October 13th, 2010

Transfusions and Cardiac Surgery: “A Major Concern”

One new study in JAMA demonstrates very wide differences among hospitals in the use of transfusions during cardiac surgery. A second study finds no differences in outcome based on transfusions. Two editorialists write that “continued inappropriate transfusions among hospitals is a major concern.”

Bennett-Guerro and colleagues analyzed the Society of Thoracic Surgeons Adult Cardiac Surgery Database to assess the rate of perioperative blood transfusions in over 100,000 patients who underwent CABG in 2008. The transfusion rate across CABG sites ranged from 7.8% to 92.8% for red blood cells (RBCs) and from 0% to 97.5% for fresh-frozen plasma. Although geographic location, academic status, and hospital volume were all significant factors, these three characteristics accounted for only a small (11.1%) portion of the variation in risk-adjusted RBC usage. The investigators write that “to our knowledge, there has never been a large randomized trial of the safety and efficacy of blood transfusion in cardiac surgery; therefore, some of the variability we observed may be due to honest differences between clinicians in the perceived benefits and risks of transfusion.”

In an attempt to shed some light on the topic, Hajjar and colleagues performed the propspective Transfusion Requirements After Cardiac Surgery (TRACS) clinical trial. They randomized 502 patients at a single university hospital in Brazil to either a liberal strategy of blood transfusion or a restrictive strategy (hematocrit goal of > 30% or >24%). Some 78% of patients in the liberal strategy group received a transfusion, compared with 47% in the restrictive-strategy group. The composite endpoint of 30-day mortality, cardiogenic shock, acute respiratory distress syndrome, or acute injury requiring dialysis or hemofiltration did not differ significantly between the two groups (10% vs. 11%, P=0.85).

In an accompanying editorial, Aryeh Shander and Lawrence Goodnough observe that Society of Thoracic Surgeons ratings of cardiac surgery programs do not include RBC transfusions as a quality indicator and suggest that “it may be time for patient blood management to gain status as a performance indicator by accreditation agencies such as the Joint Commission or as a quality indicator by professional organizations.” They conclude:

“When evaluating a hemoglobin level, treating physicians must resist the temptation to ‘first do something’ and temper this temptation with a philosophy of ‘first do no harm’ to achieve the optimal balance of providing the best risk-benefit and cost-effective outcomes of transfusion therapy for patients.”

5 Responses to “Transfusions and Cardiac Surgery: “A Major Concern””

  1. Robin Motz, M.D., Ph.D. says:

    But don’t you recall a study in NEJM about 10 years ago that used data so show that Boston had 5 times as many CABG’s per capita as did New Haven, and New Haven 5 times as many cholecystectomies as Boston, and no one could determine which (if any) city had too many or too few operations, and of what.

  2. The transfusion of red blood cells to correct anemia has been described as one of the least scientific practices in medicine today. The TRICC trial (published in the NEJM in 1999) clearly showed that a restrictive transfusion strategy (transfusing only if Hemoglobin falls below 7 g/dl) was as good as, and possibly better, than a liberal transfusion strategy (transfusing when hemoglobin falls below 10 g/dl). There are multiple papers supporting a restrictive approach to transfusion in patients undergoing cardiothoracic surgery. However there has not been any clear recommendation on the use of transfusion in patients with acute coronary syndrome (ACS), although Rao et al (JAMA 2004) showed that transfusion during ACS is associated with increased mortality. It is noteworthy that the ACC/AHA guidelines on management of STEMI and NSTEMI make no mention of transfusion, but transfusion to maintain hemoglobin levels at or above 10 g/dl seems to be standard practice among cardiologists at my institution. I would really love to hear from other members of this forum, especially cardiologists, on what factors guide their decision to transfuse in patients with ACS.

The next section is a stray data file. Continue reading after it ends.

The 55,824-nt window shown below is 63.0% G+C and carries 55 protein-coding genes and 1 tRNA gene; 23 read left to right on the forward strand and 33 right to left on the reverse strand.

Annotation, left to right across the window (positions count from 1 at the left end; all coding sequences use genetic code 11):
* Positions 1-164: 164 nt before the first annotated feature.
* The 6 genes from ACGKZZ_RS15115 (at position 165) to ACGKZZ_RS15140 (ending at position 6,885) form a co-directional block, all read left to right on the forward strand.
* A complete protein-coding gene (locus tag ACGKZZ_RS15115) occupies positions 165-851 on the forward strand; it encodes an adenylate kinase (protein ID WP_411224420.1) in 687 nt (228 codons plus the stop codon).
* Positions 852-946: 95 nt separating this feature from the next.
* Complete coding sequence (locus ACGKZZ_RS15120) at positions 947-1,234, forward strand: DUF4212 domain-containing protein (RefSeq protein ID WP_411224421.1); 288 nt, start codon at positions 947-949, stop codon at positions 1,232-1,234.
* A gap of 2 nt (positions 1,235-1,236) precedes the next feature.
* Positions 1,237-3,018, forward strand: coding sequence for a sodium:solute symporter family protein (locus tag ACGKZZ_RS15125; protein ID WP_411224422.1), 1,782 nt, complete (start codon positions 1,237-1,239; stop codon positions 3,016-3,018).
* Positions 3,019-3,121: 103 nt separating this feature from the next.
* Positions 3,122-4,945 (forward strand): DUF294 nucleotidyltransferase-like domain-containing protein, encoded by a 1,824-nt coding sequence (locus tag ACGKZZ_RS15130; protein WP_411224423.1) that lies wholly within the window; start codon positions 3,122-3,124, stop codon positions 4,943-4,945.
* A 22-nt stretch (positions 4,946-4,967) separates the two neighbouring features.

Competing interests pertaining specifically to this post, comment, or both:
    No conflicts of interest.

  3. Robin Motz, M.D., Ph.D. says:

    Unfortunately, many of our practices are based on common sense predictions of what human physiology should require, rather than on clinical studies. Let’s remember that when (most of us) were residents, we were taught that one of the worst medications to give a patient in heart failure was a beta-blocker. And we still don’t have any good evidence as to the proper interval between stress tests after PTCA or CABG, but rather either follow a “gut” instinct or the time spacing an insurance company will pay for. And without the studies done at U Texas, Galveston, who would have dreamed that one of the treatments to prevent Ca++ kidney stones is to INcrease the amount of calcium in the diet?

  4. Although in my training I was instructed to maintain a hemoglobin of 10 g/dl in ACS patients, I don’t currently transfuse to achieve a certain hemoglobin. The clinical status of the patient dictates whether they are allowed to have a lower hemoglobin (i.e., 8-10 g/dl) or get transfused

  5. Our transfusion committee reviews RBC transfusions in patients with ACS when the hemoglobin is over 8 g/dl. If chart review reveals that the patient was hemodynamically stable, the rationale for transfusion is questioned. Could this topic be submitted to “the expert is in” for comment?

    Competing interests pertaining specifically to this post, comment, or both: